Monday, December 30, 2013

Biscuit Boot Camp

I've been down this road before.  During my annual rereading of Lonesome Dove, the following passage always stirs something deep in my soul:

The heart of his breakfast was a plenitude of sourdough biscuits, which he cooked in a Dutch oven out in the backyard. His pot dough had been perking along happily for over ten years, and the first thing he did upon rising was check it out. The rest of the breakfast was secondary, just a matter of whacking off a few slabs of bacon and frying a panful of pullet eggs. Bolivar could generally be trusted to deal with the coffee. 
Augustus cooked his biscuits outside for three reasons. One was because the house was sure to heat up well enough anywayduring the day, so there was no point in building any more of a fire than was necessary for bacon and eggs. Two was because biscuits cooked in a Dutch over tasted better than stove-cooked biscuits, and three was because he liked to be outside to catch the first light. A man that depended on an indoor cookstove would miss the sunrise, and if he missed sunrise in Lonesome Dove, he would have to wait out a long stretch of heat and dust before he got to see anything so pretty.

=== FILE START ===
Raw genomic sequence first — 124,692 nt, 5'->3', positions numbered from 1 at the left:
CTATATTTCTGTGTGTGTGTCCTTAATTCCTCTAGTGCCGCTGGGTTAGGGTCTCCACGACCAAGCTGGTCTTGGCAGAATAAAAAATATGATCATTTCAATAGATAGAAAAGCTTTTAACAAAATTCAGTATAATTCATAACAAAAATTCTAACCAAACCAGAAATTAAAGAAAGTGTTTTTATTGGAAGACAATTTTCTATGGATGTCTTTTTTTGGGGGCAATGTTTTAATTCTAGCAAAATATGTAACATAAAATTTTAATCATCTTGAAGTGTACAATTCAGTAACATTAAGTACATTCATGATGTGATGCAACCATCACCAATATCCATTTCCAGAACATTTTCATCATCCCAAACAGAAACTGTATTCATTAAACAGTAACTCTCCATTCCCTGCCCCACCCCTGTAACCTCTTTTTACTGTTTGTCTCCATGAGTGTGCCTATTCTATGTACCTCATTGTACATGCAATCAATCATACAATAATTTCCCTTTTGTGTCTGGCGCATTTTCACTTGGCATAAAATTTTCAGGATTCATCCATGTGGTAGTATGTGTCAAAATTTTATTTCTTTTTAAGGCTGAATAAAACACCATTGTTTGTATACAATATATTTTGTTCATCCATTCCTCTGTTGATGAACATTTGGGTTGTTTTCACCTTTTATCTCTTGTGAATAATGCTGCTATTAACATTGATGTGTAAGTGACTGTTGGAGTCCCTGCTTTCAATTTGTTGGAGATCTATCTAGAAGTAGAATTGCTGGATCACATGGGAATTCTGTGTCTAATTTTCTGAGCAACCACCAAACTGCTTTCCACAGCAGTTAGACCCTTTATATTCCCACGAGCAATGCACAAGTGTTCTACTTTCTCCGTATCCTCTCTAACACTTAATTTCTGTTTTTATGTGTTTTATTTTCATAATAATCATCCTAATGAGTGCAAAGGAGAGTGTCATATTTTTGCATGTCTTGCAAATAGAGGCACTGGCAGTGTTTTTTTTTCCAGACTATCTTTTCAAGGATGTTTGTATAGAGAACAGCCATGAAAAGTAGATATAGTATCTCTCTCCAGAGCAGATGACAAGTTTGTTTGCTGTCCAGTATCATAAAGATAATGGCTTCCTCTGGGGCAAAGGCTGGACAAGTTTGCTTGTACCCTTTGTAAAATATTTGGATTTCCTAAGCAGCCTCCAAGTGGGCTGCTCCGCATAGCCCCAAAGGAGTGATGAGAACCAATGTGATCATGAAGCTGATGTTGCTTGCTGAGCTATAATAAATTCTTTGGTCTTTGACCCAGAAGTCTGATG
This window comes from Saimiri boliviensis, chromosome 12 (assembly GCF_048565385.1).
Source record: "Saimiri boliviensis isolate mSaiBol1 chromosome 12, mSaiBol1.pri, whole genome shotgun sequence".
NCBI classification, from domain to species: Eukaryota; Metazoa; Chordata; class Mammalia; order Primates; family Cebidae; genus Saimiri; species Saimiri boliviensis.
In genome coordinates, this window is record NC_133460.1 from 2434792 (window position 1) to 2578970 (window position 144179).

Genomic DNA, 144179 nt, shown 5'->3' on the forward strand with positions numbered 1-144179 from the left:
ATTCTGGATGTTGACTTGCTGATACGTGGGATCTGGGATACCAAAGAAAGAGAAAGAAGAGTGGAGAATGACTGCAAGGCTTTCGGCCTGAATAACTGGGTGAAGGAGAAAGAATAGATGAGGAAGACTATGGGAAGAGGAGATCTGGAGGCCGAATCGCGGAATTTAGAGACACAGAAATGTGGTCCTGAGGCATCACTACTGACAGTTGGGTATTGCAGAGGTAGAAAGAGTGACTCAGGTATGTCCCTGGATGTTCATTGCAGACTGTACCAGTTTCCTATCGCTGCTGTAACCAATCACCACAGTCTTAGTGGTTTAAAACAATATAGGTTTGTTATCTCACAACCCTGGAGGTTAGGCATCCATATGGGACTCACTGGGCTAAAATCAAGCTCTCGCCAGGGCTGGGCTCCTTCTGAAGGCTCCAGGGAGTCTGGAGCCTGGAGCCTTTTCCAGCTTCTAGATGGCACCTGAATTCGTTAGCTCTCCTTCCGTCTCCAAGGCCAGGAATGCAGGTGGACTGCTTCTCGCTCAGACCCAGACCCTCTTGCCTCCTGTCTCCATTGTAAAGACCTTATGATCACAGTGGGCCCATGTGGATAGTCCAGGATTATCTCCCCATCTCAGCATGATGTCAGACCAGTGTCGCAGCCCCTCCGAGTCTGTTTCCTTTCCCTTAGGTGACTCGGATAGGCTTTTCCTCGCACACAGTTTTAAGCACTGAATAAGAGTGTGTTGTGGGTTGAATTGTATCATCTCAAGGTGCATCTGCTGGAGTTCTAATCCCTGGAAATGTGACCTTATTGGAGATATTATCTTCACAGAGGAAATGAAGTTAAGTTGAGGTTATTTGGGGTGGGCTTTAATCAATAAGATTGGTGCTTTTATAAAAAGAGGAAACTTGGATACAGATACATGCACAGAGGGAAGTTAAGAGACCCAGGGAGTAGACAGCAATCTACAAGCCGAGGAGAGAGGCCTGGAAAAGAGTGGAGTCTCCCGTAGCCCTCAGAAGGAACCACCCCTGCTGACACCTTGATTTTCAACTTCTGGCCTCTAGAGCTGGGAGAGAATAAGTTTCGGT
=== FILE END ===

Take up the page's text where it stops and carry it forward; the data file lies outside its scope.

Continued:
And each time I'm inspired to bake biscuits.  However, this year is different.  This year I'm serious.  Here is proof of my seriousness:

I've purchased two cookbooks dedicated solely to the art of biscuit making.

Southern Biscuits by Natalie Dupree
Biscuits by Belinda Ellis

Also I stocked my pantry with self-rising Southern flour.  I found Martha White flour at my local Dillon's, but I had to special order the White Lily flour, which isn't available in Kansas.   You see, the key to biscuit making is a Soft Winter Wheat, which has a lower protein content and is primarily grown in the South.  Using Southern flour is the first step to produce pillowy biscuits.  In future blog posts, I will share my trials and tribulations of biscuit boot camp.

may your biscuits always be buttered,

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